To solve this and keep the SSL layer you may take advantage of CloudFlare’s services: by setting up an account and adding your website to it you’ll get, in addition to the famous traffic protection system, a free SSL certificate to encrypt the connection to your personal domain.
After having correctly set up your domain name as an alias to your OpenShift instance via their control panel, take note of the CNAME DNS records they’ll tell you to set in place.
Register for a free CloudFlare account and go through the domain verification challenges, by changing its DNS servers to CloudFlare’s ones - you can usually do this via your registrar’s control panel.
Set up the appropriate entries in the DNS section of the control panel, at least they should match the first two on the following image (obviously use your domain name in place of mine). While you’re at it, why don’t you verify your new domain on your Keybase profile? Because you do have a Keybase profile, right…?
DNS records ready to go, the last (optional) thing that you might want to set up are redirections: I personally think that my domain looks quite ugly if prepended with the standard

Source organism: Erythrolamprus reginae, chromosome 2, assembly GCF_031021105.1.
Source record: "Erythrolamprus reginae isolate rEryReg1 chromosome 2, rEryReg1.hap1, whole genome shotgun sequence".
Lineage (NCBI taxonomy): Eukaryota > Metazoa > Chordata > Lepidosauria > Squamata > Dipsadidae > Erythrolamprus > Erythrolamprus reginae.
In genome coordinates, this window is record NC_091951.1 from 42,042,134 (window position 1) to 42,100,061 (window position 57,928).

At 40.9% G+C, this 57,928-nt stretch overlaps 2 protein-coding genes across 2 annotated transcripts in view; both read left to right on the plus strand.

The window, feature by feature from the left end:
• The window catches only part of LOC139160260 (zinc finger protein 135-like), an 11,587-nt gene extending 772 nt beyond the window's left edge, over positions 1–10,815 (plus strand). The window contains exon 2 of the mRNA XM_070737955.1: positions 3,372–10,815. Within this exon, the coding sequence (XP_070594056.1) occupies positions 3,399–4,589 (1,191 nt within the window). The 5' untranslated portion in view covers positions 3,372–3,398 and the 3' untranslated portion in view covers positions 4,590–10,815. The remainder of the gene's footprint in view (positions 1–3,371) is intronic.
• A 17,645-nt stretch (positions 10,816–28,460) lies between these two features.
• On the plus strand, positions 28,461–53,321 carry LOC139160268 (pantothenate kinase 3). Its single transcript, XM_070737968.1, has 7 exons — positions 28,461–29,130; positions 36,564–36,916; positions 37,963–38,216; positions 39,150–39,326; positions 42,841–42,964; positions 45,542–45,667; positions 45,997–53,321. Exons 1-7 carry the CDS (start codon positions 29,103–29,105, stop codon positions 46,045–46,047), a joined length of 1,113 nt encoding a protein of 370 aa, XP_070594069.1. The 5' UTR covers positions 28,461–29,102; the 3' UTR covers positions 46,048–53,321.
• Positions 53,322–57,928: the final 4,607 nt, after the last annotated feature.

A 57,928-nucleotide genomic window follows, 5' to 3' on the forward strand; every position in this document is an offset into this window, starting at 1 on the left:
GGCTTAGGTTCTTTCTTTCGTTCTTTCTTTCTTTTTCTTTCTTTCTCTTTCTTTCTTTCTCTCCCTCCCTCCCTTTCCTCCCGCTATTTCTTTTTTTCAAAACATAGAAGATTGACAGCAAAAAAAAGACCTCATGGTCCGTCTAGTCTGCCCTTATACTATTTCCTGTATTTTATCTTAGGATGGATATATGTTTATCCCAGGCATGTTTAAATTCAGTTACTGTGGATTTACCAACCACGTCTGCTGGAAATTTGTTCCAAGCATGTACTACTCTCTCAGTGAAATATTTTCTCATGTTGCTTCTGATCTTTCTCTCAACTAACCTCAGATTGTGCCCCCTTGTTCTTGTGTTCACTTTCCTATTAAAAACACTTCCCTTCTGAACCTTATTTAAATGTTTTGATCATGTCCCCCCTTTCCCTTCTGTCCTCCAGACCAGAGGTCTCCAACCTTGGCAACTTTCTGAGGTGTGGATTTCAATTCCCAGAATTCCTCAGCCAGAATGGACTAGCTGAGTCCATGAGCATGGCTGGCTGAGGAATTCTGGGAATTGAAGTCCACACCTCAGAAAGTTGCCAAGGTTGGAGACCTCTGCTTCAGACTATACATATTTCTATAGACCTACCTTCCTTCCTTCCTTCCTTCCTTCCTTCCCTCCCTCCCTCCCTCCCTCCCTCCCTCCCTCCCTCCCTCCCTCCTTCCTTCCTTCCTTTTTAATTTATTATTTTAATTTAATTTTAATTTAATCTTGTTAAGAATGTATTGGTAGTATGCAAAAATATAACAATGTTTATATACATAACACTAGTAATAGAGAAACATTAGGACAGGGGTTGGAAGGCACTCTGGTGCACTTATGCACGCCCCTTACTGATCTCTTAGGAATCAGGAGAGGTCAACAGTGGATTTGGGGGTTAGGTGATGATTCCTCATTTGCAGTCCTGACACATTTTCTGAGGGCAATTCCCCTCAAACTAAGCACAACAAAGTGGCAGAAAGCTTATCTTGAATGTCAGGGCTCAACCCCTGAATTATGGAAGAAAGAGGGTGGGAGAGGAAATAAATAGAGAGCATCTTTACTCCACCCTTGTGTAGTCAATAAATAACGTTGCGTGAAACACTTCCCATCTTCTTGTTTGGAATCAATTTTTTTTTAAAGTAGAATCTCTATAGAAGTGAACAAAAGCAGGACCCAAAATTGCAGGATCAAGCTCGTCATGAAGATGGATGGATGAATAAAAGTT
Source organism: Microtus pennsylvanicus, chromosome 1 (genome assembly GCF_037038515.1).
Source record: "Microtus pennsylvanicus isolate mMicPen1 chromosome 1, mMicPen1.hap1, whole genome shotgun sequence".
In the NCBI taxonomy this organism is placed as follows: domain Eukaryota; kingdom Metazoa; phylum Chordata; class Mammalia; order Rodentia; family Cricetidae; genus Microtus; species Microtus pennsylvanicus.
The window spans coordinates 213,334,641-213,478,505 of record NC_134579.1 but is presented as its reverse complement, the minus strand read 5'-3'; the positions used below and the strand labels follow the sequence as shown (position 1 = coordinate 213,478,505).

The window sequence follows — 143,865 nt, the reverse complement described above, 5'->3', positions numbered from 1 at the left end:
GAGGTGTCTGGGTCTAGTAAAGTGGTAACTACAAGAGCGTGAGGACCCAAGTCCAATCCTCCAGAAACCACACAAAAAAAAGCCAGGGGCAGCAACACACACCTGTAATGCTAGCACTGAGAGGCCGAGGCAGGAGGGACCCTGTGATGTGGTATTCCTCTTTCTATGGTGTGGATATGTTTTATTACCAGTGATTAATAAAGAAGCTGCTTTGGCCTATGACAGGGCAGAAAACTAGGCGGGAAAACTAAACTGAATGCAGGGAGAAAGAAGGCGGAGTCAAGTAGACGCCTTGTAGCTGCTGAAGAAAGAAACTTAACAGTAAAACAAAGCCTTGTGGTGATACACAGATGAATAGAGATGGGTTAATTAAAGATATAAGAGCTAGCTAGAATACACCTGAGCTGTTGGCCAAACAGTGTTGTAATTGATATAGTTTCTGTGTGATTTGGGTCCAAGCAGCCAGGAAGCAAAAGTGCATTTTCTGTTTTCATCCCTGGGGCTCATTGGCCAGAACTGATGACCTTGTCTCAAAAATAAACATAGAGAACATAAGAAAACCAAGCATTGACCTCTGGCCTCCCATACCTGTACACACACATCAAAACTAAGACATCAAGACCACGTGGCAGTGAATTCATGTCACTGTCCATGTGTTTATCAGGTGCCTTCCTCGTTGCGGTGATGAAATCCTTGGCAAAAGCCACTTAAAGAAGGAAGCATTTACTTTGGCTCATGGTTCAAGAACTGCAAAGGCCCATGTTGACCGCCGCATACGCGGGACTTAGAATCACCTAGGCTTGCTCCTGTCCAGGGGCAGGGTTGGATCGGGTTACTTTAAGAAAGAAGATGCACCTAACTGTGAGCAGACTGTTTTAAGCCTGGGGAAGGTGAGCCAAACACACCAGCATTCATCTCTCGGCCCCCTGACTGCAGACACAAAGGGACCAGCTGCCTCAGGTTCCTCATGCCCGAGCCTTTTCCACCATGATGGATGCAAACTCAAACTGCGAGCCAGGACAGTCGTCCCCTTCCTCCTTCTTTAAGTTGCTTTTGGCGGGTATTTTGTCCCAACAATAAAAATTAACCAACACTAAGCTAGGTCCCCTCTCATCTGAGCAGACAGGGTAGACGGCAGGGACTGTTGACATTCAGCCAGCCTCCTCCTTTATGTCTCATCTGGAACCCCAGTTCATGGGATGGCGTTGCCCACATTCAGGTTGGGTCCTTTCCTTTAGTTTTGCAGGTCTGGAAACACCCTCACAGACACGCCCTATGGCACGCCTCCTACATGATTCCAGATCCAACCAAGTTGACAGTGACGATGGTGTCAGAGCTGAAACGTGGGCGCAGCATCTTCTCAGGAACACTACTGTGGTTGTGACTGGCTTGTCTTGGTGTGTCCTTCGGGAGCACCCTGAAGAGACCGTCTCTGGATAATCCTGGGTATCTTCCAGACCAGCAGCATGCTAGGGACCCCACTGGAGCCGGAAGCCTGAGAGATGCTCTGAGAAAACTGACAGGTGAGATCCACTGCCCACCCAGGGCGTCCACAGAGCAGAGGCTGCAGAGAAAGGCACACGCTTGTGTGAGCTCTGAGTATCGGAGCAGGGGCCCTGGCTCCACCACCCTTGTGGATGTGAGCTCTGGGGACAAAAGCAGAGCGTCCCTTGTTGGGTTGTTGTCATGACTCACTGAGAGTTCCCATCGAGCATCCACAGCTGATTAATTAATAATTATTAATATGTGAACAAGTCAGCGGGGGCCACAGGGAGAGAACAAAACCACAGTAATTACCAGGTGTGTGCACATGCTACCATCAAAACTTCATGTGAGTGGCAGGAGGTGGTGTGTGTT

www. prefix, so I tend to avoid it as much as possible. If you are like me, you can achieve a behavior that flattens your paranoias by putting in place some redirections in the “Page rules” section of CloudFlare’s control panel. See the following picture for details.
These rules will eat up all of the three rule slots available for free accounts, but by having them in place (mind the ordering!) you’ll be able to both avoid the
www. prefix and enforce HTTPS on all pages. Side note: the
$1 in the redirect matches the content of what the
* in the query got, so the user actually lands on the page he or she requested.
Be sure to have the SSL mode set to “Flexible” in the “Crypto” section of CloudFlare’s control panel, otherwise certificates will clash with each other and the security warning will still come up.
TL;DR: To get SSL you have to…
- Get a domain name
- Register it as an alias on OpenShift’s panel
- Register it on CloudFlare
- Set up DNS records via CloudFlare’s panel
- Set up page redirections at CF
- Configure CF’s SSL parameters
Once the dust settles down and DNS propagation crawls to an end, voilà! Your Hexo deployment on OpenShift is ready to be browsed through a custom domain name and under CloudFlare’s protection for both attacks and SSL!
I hope you’ll love Hexo as much as I do.